The public blockchain sector grew from less than a few million dollars in the last decade to a $1 trillion industry. However, one thing that the space has yet to solve is a decentralized and secure interoperable solution.
Let’s take Ethereum (ETH) to Bitcoin (BTC), the largest blockchain network, for example. Till today, centralized exchanges are the only viable solution for shifting from one chain to another.
A centralized solution provider, BitGo, provides the largest pool of liquidity for Ethereum users to gain BTC exposure via Wrapped Bitcoin (WBTC). The BitGo IOU accounts for over 93.6% of the Bitcoin bridged to Ethereum. Users must rely on BitGo partner platforms like centralized exchanges or CoinList to exchange BTC and WBTC.
The dominance of WBTC exposes it to evident centralization and regulatory risks. RenBTC, a platform managed by Alameda Research, dissolved in December after FTX’s collapse, and the same might happen with BitGo. The recent regulatory crackdown on Paxos for issuing a USD-backed token, BUSD, could also eventually bring services like BitGo into the U.S. SEC’s crosshairs.
The interoperability between smart contract platforms and other application-specific blockchains must also be developed. Sidechains and rollups in Polygon (MATIC), Arbitrum and Optimism comprise 90% of the cross-chain bridge volume from Ethereum. Near’s (NEAR) Rainbow and Fantom (FTM) bridges are the only independent blockchains with a notable total value locked (TVL) on bridges with Ethereum.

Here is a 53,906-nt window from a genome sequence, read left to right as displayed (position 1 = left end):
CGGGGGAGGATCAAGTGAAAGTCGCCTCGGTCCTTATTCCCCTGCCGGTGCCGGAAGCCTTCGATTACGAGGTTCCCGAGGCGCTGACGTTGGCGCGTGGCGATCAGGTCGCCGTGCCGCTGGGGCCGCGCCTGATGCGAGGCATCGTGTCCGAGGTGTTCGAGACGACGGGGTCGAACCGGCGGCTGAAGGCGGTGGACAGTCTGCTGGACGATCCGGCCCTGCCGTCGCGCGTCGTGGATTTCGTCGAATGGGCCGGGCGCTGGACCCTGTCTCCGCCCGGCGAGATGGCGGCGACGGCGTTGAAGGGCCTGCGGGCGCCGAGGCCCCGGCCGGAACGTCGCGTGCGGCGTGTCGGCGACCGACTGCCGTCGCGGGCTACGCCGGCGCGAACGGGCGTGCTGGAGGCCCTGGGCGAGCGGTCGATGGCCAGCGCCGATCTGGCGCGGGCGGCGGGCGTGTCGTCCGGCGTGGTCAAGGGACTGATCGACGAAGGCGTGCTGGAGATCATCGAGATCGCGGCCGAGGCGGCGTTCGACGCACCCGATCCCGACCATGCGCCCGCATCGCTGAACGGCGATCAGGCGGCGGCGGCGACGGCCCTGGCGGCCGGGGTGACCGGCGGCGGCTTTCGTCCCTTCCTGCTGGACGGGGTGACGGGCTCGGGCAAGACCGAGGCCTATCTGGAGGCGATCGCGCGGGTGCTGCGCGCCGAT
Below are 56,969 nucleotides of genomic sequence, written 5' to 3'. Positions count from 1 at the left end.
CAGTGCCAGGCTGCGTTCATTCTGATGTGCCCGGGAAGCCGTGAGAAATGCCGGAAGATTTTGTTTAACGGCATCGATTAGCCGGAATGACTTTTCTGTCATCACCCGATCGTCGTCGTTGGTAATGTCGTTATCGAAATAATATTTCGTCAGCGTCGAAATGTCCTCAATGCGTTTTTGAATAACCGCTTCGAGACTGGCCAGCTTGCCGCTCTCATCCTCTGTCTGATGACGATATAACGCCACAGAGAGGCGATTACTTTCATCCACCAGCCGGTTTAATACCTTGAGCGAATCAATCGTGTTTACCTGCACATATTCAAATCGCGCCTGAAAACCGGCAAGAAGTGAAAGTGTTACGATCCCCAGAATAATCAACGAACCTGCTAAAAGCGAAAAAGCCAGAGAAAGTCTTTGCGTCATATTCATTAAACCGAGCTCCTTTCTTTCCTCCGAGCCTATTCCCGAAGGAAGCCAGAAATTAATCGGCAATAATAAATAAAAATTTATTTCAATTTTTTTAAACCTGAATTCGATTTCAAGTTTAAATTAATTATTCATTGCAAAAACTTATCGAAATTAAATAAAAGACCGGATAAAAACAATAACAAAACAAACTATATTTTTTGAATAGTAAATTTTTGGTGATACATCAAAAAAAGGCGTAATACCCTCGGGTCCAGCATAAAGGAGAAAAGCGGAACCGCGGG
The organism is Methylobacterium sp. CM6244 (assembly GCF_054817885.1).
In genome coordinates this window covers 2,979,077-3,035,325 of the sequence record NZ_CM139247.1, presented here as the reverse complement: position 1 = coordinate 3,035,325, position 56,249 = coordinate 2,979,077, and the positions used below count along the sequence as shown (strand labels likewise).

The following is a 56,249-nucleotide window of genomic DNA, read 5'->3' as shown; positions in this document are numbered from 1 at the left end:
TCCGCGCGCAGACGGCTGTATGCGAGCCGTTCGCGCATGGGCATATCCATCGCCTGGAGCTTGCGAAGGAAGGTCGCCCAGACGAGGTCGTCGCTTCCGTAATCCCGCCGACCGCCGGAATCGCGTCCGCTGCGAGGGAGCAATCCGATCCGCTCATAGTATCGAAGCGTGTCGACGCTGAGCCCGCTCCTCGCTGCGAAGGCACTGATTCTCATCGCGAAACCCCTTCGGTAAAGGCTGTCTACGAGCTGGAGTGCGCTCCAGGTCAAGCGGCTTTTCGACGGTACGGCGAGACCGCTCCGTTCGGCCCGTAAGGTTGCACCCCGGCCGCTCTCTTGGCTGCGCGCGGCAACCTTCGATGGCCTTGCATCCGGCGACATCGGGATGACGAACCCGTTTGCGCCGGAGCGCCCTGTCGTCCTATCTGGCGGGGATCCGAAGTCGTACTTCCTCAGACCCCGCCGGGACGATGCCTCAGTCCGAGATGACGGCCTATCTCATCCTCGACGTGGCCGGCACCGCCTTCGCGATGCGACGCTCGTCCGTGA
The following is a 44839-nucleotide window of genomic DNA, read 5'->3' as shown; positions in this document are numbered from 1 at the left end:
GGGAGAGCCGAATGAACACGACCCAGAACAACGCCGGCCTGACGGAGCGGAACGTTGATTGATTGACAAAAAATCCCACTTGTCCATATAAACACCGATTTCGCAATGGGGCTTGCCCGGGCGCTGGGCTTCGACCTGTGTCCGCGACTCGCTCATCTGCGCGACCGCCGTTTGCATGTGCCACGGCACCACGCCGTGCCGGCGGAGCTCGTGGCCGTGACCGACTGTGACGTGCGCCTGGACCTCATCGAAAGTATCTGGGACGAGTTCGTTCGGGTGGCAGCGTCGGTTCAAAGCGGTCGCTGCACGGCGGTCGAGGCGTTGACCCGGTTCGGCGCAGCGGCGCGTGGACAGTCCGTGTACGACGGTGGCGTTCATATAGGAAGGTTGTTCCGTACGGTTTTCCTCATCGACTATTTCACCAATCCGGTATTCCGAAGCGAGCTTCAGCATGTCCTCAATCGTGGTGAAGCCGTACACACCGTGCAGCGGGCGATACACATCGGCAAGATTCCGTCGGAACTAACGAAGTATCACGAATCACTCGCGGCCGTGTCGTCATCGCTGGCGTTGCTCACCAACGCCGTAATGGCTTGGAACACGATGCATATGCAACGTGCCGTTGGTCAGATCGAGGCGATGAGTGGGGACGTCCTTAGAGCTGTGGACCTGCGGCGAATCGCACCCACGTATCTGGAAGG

Several major crypto projects, such as Polkadot (DOT) and Cosmos (ATOM), implemented modularity from the ground up to build a secure and scalable cross-chain platform, with the ultimate goal being to establish an interoperable “network of networks.” However, Cosmos has yet to attract sufficient liquidity to its ecosystem, and Polkadot continues to stay in development.
The issue from bridge centralization
The 2021 hype cycle witnessed the emergence of a “multichain future” where various blockchain host specific functions like but are joined together through interoperable solutions. The first generation of bridges was highly primitive and centralized, eventually making them hot targets for exploits.
The next generation of interoperable solutions operate as separate blockchains to include decentralization and enhance security. These include intermediate transfer tokens like Thorchain’s RUNE. However, the daily volume…
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